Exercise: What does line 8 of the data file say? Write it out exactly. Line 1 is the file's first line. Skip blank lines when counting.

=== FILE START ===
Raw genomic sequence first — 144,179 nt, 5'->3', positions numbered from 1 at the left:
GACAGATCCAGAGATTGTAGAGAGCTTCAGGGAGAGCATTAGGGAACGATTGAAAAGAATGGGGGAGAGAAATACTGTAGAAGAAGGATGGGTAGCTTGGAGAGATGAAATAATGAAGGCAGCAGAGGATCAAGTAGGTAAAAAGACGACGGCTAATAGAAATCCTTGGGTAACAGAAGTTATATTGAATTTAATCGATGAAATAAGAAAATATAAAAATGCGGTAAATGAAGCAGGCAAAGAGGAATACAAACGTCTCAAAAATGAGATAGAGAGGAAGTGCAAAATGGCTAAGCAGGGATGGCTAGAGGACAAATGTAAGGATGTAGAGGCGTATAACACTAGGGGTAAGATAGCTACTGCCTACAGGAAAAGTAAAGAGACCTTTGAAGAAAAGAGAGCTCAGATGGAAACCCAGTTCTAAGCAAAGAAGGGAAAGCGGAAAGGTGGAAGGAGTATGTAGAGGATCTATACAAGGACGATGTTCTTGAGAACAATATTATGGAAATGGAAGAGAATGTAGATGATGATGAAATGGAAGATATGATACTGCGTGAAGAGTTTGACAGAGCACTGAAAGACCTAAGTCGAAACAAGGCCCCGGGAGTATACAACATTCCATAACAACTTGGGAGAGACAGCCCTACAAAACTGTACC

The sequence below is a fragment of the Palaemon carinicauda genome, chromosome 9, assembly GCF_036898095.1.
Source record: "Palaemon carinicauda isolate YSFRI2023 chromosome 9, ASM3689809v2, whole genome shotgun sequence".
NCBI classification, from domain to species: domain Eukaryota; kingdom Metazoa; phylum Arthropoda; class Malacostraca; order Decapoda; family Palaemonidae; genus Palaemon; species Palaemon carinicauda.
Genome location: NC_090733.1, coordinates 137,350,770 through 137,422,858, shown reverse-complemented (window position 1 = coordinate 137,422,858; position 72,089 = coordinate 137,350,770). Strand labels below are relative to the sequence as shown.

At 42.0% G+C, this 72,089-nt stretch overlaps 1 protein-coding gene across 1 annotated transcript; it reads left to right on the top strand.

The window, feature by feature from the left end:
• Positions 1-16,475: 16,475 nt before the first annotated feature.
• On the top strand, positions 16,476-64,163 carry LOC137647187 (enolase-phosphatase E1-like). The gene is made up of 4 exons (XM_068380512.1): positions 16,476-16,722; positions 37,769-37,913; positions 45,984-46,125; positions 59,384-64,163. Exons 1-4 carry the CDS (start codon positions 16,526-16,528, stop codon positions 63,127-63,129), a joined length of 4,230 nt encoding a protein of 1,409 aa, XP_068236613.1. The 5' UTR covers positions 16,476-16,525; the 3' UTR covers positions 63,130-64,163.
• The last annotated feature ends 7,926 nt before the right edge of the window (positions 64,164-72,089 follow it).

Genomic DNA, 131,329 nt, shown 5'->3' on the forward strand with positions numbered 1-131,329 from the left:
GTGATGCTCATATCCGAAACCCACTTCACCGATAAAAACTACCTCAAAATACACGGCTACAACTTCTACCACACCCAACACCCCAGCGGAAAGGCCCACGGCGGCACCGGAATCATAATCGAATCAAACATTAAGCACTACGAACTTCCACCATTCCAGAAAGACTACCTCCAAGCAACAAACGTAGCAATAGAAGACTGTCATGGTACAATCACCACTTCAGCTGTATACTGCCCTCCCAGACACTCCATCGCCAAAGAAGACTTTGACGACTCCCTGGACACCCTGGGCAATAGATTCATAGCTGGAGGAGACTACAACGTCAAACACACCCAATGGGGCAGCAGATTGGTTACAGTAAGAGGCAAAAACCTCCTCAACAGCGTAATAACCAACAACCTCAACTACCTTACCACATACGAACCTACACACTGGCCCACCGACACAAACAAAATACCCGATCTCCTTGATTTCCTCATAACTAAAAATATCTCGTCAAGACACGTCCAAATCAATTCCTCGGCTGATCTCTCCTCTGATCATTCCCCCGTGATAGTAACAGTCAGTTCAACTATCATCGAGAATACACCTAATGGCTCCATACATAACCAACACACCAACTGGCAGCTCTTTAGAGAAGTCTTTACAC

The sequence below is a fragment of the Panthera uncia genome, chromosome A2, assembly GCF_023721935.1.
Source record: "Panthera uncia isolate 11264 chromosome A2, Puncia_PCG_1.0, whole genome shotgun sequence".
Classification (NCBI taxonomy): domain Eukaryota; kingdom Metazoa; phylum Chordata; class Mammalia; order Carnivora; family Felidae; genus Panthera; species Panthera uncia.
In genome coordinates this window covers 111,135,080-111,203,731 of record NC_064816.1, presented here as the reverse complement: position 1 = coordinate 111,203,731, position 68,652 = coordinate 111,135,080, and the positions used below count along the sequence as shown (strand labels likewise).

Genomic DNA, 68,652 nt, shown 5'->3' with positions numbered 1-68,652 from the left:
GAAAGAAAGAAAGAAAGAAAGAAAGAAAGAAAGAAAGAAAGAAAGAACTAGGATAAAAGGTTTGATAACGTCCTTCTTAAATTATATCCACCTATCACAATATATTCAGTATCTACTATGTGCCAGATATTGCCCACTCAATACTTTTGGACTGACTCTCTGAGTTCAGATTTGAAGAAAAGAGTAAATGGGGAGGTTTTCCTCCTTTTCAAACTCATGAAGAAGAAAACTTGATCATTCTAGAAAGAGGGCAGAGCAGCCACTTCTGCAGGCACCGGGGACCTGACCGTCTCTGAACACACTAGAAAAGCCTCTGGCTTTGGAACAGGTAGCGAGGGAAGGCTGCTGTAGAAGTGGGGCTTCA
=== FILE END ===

The window, feature by feature from the left end: